Ten years ago, on average the entire property sector was paying out 95% of earnings, with some trusts paying out over 100%. In that environment, maintenance capital expenditure was financed either by borrowing or issuing more equity; neither of which is desirable for long term shareholders. Additionally, when market conditions changed, investors saw significant cuts to distributions. For example, Investa Office cut their distribution from 9.7 cents per unit in 2009 to 3.9 cents per unit.
Currently the payout ratio is a more modest and stable 82%. This allows trusts to pay for maintenance capital expenditure and incentives out of current earnings and creates a distributions stream for investors that is inherently more stable. Additionally, the listed trusts are more capable of weathering the inevitable changes in market conditions, without immediate and drastic cuts to distributions.
Ten years ago, the property sector was both highly geared (debt/debt+equity) and paying a much higher rate on their debt. “Innovative” property trusts such as Centro Properties were riding high, delivering earnings and distribution growth by buying assets around the globe. The strategy employed by many of the ASX Listed Property Trusts was to boost earnings by arbitraging the difference between the higher rental yield on acquired properties and the lower rate at which they could borrow on the short-term wholesale money market. Whilst longer term funding was available, it was at much higher rates which would not have delivered the same earnings growth. For example, when Centro Properties acquired a portfolio of 469 small shopping centres across 38 US states for A$3.9 billion in May 2007, the trust upgraded its forecast for 2008 financial year distribution growth to 19%!
The flaw in this strategy is the assumption that current benign credit conditions will continue forever, allowing the mismatch of funding of the “long-term” property asset with “short-term” one year debt. In the case of Centro Properties, the trust faced significant problems in late 2007 in refinancing US$5.5 billion of debt that was due to be rolled over in a very challenging market. Under these conditions trusts were either forced into administration or, like Goodman, were forced to conduct a series of dilutive equity issues, as shareholders were forced to dip into their pockets to pay the debt that had become due.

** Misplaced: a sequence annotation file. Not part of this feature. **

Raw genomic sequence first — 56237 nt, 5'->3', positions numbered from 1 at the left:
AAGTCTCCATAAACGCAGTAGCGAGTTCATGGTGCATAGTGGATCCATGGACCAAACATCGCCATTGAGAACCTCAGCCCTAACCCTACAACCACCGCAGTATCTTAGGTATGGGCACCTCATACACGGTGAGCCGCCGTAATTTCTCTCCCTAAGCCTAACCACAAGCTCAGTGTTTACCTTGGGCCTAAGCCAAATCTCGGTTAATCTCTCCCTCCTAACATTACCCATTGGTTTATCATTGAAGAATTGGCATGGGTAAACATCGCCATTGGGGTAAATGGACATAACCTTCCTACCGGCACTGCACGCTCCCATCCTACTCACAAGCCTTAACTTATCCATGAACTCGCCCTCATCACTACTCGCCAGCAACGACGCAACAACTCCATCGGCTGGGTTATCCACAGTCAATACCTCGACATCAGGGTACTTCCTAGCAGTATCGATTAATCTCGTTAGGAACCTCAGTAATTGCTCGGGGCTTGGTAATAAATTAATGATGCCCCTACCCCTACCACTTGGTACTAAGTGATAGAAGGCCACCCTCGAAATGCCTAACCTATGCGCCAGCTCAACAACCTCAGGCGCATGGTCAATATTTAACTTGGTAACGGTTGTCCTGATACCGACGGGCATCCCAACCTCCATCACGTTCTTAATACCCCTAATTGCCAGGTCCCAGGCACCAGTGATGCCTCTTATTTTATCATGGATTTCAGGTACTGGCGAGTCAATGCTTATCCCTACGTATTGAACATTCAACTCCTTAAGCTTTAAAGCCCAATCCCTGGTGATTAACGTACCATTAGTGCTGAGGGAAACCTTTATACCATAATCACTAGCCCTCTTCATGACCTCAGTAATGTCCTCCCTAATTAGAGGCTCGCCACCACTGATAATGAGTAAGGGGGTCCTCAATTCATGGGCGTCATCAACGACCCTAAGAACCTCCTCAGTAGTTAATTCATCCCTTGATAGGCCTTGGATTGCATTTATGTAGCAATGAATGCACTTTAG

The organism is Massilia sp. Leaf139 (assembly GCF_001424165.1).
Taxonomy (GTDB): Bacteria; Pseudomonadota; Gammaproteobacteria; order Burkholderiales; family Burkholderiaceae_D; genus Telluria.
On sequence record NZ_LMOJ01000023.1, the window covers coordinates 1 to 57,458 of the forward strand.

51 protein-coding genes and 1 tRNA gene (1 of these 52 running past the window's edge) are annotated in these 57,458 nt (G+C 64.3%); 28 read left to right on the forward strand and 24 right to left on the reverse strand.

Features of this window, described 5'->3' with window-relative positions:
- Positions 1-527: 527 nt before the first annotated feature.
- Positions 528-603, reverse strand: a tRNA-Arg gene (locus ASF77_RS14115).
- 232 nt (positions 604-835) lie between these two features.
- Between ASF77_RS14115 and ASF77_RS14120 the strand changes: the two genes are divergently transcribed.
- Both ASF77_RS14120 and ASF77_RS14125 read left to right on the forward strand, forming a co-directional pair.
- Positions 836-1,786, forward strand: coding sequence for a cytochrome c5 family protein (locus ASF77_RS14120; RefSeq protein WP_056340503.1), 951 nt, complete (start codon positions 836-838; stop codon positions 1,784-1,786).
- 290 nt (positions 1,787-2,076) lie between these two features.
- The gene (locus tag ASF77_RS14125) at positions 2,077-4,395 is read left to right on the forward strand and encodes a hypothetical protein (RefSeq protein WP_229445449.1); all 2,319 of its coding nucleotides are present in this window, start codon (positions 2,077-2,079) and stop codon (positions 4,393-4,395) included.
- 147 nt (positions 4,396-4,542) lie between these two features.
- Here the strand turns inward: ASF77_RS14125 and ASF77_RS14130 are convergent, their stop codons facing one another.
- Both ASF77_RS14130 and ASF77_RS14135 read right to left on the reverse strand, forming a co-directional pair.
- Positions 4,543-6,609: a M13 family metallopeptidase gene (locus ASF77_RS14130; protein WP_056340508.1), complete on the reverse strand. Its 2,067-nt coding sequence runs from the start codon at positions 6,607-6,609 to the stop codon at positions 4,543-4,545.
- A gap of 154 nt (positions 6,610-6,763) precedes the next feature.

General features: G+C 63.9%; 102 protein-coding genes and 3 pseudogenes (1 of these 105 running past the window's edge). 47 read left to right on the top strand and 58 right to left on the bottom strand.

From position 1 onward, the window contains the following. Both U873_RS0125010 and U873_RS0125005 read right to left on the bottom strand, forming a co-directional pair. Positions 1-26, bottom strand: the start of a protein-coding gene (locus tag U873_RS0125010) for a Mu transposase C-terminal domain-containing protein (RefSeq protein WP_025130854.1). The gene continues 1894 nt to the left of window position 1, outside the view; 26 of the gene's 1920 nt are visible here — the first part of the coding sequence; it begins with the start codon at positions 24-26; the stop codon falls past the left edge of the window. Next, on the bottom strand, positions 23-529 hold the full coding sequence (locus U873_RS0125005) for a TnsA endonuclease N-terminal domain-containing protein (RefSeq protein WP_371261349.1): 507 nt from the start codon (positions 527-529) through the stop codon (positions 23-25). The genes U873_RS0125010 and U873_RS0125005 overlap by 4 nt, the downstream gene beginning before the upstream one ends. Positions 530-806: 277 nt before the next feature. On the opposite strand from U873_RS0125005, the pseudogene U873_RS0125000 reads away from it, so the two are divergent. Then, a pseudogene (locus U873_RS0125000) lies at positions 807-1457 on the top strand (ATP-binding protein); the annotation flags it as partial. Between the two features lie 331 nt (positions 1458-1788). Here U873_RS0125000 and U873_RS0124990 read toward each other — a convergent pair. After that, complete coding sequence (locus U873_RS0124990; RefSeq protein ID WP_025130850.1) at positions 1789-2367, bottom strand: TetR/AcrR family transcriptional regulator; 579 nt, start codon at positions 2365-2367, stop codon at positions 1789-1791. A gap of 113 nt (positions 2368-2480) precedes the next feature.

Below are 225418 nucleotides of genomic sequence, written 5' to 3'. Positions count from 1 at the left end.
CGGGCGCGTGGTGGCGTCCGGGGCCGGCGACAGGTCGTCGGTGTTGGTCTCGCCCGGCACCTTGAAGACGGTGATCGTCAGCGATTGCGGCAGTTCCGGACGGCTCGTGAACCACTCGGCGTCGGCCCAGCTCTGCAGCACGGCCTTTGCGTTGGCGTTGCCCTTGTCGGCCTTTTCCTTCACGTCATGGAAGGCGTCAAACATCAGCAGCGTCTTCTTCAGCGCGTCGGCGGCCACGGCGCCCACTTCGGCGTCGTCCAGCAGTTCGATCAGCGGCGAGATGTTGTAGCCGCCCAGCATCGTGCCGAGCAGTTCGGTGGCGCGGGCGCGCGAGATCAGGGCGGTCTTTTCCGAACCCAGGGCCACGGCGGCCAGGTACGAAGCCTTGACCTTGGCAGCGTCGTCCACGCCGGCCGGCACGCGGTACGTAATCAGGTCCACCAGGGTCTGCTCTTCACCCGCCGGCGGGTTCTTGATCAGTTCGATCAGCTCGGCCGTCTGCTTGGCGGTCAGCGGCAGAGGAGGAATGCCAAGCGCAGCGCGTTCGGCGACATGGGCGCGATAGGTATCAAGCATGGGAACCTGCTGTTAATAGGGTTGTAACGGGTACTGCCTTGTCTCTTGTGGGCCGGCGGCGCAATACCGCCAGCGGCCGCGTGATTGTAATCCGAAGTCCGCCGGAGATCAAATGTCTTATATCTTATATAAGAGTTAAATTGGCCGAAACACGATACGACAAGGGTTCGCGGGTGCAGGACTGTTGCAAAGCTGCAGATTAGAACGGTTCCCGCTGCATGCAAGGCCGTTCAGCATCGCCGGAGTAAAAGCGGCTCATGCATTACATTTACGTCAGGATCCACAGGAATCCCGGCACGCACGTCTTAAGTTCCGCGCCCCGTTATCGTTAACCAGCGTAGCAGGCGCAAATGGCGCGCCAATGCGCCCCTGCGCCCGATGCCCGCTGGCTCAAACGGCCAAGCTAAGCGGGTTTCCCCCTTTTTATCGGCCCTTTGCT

Currently the overall gearing is quite low at around 30% and the trusts overall are paying a much lower rate for their debt. Critically in our mind, the quality of the debt is much higher as the chief financial officers of the trusts have a greater diversity in the sources of funding and have lengthened its term. For example, SCA Property has 30% of its debt due in 2029, 35% in 2021 and the residual in 2019/2020. The critical difference between 2017 and 2007 has been the larger property trusts being able to access the US debt markets, which has allowed them to place long term debt at attractive rates swapped back into Australian dollars to avoid currency risks.
One of the questions that I posed to a range of Property Trusts after the recent results season, is: “Given you can access long term debt at attractive rates, why don’t you increase gearing?” The response was that the investor base of grizzled and cautious fund managers won’t support this due to their memories of the GFC!
Whilst Property Trusts have performed very well over the last five years, the underlying financials don’t suggest that the management teams are exposing investors to the same risks that were present a decade ago. Over the last quarter, we have seen the ASX-200 A-REIT index fall 5%, which in our mind has taken some of the heat out of the market and is showing some attractive entry points for a range of Listed Property Trusts.